Fresno Beehive

Face tats and all, Post Malone performed to a packed crowd. Did he live up to the hype?

Musician Post Malone performed before a near-sell out crowd Saturday night at the Save Mart Center.
Musician Post Malone performed before a near-sell out crowd Saturday night at the Save Mart Center. The Fresno Bee

Post Malone is kind of a big deal right now.

His just-released album “Hollywood’s Bleeding” had the second biggest debut of any album in 2019 (just behind Taylor Swift) and he’s all over social media for introducing the world (or at least his extensive fan base) to Ozzy Osbourne.

So, the hype for his tour stop at Fresno’s Save Mart Center was real.

And Malone (known as much for his face tattoos and general aesthetic as for his music) delivered during his performance Saturday night to a close-to-sold-out (and utterly enthusiastic) crowd.

“You guys have come with some energy tonight,” Malone said, before breaking into “Saint-ropez,” the video for which dropped this month.

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Musician Post Malone performed before a near-sellout crowd Saturday at the Save Mart Center in Fresno. GARY KAZANJIAN The Fresno Bee

The songs

Malone played 21 songs in all, pulling mostly from “Hollywood’s Bleeding” and showcasing some new musical range.

“Allergic,” with its retro pop vibe, was a particularly bright spot in the set, as was ““Take What You Want,” if just for Ozzy’s backing vocals.

Longtime fans also got their favorites: “Pyscho,” “White Iverson” and “Rock Star,” which came late in the set and saw Malone smashing a guitar (and then stomping on it and then pouring his drink on it, because that’s what rock stars do).

The production

In some ways, Malone’s stage show comes off as understated. Sure, there’s the laser lights and some pyrotechnics and literal blazing fire. But the performance takes place on a single piece of runway stage jutting into the audience withe Malone singing to backing tracks.

There’s no elaborate set pieces, backup singers or dancers, no 14-piece all-star band (a la Justin Timberlake).

The only props that made it to the stage were an acoustic guitar (not the one he later smashed) and a mic stand, which showed up about midset and seemed to be there just to give Malone something to lean on for a quick (and deserved) bit of rest.

Tyla Yaweh

Opening the show was Tyla Yaweh, a young Florida rapper who Malone discovered and signed. Yaweh came bouncing onto the stage in a red puma track suit and sneakers and ended up out in the crowd for a singalong for the song “Drugs and Pain.”

“I take drugs to ease my pain. I make money, that’s my trade.”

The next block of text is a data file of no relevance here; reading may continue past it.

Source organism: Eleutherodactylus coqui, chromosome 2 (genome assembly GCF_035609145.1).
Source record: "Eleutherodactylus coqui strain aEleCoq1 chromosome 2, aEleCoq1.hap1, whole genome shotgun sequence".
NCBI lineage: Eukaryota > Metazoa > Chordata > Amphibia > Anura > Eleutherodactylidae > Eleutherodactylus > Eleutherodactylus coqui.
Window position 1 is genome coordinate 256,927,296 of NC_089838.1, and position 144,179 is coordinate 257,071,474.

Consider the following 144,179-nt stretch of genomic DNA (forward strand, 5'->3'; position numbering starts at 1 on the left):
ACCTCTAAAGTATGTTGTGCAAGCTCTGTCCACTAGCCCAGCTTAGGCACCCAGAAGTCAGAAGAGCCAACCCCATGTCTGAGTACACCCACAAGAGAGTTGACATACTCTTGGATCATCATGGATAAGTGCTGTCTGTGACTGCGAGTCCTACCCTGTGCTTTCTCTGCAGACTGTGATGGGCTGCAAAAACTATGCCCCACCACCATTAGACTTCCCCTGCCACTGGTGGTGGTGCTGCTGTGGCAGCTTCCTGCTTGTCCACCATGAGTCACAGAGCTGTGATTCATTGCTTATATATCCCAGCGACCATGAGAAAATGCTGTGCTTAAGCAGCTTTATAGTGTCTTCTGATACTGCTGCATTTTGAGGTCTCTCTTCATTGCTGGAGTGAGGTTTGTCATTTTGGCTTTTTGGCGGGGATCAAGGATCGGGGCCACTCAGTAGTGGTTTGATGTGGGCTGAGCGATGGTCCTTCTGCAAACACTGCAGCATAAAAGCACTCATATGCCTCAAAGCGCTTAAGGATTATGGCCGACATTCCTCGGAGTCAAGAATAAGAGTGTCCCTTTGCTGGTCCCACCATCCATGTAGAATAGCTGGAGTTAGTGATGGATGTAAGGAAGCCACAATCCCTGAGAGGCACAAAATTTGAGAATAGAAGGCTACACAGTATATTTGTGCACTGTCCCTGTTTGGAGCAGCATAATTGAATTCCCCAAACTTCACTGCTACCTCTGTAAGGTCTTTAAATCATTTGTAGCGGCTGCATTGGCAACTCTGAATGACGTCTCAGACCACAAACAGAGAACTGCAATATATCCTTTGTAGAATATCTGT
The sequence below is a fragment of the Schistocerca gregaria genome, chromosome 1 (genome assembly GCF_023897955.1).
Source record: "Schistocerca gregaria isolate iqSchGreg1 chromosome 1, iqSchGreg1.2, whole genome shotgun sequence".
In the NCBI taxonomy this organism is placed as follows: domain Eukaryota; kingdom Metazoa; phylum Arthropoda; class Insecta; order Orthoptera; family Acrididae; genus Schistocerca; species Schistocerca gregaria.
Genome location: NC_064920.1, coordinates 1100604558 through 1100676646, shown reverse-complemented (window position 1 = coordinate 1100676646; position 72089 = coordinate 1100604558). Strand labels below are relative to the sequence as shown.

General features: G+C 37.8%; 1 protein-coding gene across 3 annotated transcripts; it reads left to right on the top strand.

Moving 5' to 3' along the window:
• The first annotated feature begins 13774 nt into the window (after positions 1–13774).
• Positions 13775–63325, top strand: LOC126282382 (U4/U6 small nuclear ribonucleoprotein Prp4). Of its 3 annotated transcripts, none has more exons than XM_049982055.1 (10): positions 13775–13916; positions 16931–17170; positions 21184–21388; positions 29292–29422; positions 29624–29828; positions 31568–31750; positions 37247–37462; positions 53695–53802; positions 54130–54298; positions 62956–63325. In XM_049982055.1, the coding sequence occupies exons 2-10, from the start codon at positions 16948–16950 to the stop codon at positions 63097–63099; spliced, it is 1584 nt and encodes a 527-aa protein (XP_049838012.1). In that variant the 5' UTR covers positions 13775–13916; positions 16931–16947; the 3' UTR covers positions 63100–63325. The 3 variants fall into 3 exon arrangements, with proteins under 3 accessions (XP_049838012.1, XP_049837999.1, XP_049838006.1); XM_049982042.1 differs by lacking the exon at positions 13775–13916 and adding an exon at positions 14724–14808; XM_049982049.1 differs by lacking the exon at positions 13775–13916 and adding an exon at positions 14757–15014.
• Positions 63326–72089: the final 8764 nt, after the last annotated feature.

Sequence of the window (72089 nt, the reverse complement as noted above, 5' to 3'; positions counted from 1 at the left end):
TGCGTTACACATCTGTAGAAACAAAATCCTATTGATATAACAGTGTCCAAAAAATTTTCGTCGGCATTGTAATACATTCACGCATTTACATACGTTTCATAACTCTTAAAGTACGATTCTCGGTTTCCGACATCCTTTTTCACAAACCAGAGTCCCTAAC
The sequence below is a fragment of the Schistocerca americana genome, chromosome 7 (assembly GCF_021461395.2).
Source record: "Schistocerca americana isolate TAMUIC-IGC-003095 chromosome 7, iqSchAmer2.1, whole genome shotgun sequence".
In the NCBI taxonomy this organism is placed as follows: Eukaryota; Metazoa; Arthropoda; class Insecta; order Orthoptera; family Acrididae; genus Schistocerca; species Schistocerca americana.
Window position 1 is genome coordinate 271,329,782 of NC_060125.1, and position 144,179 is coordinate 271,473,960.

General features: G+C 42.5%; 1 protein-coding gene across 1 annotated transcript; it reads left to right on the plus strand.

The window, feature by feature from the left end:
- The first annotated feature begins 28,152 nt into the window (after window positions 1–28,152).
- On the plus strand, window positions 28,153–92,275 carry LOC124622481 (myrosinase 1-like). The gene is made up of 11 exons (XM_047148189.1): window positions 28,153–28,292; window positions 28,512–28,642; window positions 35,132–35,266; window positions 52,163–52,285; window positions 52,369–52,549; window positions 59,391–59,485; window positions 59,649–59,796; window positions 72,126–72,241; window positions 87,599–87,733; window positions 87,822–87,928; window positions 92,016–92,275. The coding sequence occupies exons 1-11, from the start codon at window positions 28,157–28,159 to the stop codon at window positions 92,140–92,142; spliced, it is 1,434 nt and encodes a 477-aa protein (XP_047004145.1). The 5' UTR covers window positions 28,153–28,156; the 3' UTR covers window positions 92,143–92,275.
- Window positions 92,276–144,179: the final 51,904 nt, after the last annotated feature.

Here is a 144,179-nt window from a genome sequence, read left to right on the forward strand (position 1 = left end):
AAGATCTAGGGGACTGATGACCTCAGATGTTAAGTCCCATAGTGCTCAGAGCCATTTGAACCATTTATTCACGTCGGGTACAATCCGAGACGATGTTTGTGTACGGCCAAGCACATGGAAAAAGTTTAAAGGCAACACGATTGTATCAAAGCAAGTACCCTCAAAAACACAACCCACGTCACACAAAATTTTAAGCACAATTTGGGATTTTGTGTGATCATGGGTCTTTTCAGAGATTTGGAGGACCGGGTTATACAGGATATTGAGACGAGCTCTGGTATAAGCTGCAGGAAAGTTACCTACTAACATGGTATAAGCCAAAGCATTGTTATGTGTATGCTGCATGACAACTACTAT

As an opener, the arena setting may not be the best venue for the kind of packed-in heat that his music deserves.

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Fans adore Post Malone during a near-sellout performance at the Save Mart Center Saturday, Sep. 21, 2019. Gary Kazanjian The Fresno Bee

Other thoughts on the concert

The star’s real name is Austin Richard Post.

There was a steady stream from the smoke machines on either side of the stage for the entire show. It gave the whole arena a nice haze.

Yay for the video footage of Ozzy during “Take What You Want,” even if much of the crowd was probably asking themselves, “Who’s the old guy with all the eye shadow?”

At least one person in the audience had temporary face tats to match Malone’s, which is a solid merchandising idea.

The proliferation of cell phone lights is seriously the best thing to happen to arena concerts in the last decade. It adds instant atmosphere and looks awesome every time.

Runaway tour set list, Sept. 21, 2019, Save Mart Center, Fresno

Hollywood’s Bleeding

Better Now

Saint-Tropez

Goodbyes

Die For Me

Allergic

Candy Paint

Psycho

Enemies

Wow

Paranoid

I Fall Apart

Over Now

Take What You Want

Stay

Circles

Go Flex

White Iverson

Sunflower

Rockstar

Congratulations

Joshua Tehee: 559-441-6479, @joshuatehee

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Joshua Tehee covers breaking news for The Fresno Bee, with a focus on entertainment and a heavy emphasis on the Central Valley music scene. You can see him share the area’s top entertainment options Friday mornings on KMPH’s “Great Day” and read more of his work here.
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